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Published: April 2018
As Napoleon once observed, history is largely a set of lies agreed upon by the winners and, once a lie attains the dignity of age, it becomes the truth.
As everyone knows, Cleopatra was an Egyptian of considerable beauty who died in a snaky embrace; Marco Polo travelled to China to become Kublai Khan's right-hand-man; Pope Joan was a medieval woman who fooled the Catholic Church; Joan of Arc was a French military leader; and The Great Fire of Rome was started by Nero to clear the way for his urban re-development of the city ... Well, no, actually.
To take those in order: Cleo was a Greek with a face belying generations of inbreeding who poisoned herself; Marco Polo got no further than Turkey, where he sat picking the brains of those who had actually been to China; there was no female Pope; the so-called Joan of Arc - if she existed at all - never led any French army; and as Nero said all along, it was the Christians who torched the city.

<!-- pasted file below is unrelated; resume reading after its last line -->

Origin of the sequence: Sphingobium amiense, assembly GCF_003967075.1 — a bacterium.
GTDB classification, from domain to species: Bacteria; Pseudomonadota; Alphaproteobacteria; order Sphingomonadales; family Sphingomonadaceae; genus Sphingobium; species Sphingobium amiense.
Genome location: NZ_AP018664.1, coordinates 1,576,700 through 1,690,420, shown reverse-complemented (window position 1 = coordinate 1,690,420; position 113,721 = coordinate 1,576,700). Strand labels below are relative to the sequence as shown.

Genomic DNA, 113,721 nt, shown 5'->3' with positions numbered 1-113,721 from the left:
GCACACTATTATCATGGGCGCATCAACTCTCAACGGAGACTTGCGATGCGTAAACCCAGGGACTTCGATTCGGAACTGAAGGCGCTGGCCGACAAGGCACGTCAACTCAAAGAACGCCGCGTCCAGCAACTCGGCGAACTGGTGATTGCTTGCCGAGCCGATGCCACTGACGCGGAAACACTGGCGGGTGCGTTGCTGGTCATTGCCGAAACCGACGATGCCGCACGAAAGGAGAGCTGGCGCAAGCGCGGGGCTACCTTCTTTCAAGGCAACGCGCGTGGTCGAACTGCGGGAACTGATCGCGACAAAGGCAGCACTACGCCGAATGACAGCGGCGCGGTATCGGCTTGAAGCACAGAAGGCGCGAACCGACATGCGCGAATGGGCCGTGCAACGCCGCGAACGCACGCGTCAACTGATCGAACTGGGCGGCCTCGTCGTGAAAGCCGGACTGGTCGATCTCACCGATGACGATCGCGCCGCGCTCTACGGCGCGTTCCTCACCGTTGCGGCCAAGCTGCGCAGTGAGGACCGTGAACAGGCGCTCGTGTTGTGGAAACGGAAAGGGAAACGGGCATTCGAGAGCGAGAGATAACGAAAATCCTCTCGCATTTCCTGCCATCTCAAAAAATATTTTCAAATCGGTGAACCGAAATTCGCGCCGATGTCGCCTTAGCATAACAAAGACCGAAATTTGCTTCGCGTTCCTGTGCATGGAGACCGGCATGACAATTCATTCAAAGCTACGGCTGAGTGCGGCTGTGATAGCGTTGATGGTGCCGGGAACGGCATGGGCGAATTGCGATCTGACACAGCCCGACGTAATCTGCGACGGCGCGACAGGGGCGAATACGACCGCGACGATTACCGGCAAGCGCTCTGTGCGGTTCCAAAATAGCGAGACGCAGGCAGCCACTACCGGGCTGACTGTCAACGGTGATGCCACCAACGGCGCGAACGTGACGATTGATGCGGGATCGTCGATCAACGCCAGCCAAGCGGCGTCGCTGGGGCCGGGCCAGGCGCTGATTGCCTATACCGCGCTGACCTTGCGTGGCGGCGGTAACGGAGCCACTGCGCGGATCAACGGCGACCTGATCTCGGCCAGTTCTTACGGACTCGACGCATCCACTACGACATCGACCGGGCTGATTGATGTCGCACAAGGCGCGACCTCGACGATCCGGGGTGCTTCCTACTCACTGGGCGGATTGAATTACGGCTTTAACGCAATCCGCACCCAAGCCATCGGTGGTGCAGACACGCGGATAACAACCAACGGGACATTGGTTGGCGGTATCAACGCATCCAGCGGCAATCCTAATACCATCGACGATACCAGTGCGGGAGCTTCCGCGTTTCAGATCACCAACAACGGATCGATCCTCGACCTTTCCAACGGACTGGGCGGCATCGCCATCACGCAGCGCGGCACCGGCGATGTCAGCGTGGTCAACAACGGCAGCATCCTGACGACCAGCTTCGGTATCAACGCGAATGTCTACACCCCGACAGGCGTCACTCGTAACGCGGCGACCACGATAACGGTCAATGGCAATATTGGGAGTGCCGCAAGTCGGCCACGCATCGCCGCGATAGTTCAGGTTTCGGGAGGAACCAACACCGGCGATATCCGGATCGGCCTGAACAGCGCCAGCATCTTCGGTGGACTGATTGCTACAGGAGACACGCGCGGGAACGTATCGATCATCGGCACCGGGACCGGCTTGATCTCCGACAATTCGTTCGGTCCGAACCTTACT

As this intriguing book reveals, the greatest mysteries of history centre on who invents such false accounts in the first place, how they gain traction so quickly and why others are so willing - anxious, even - to believe them.
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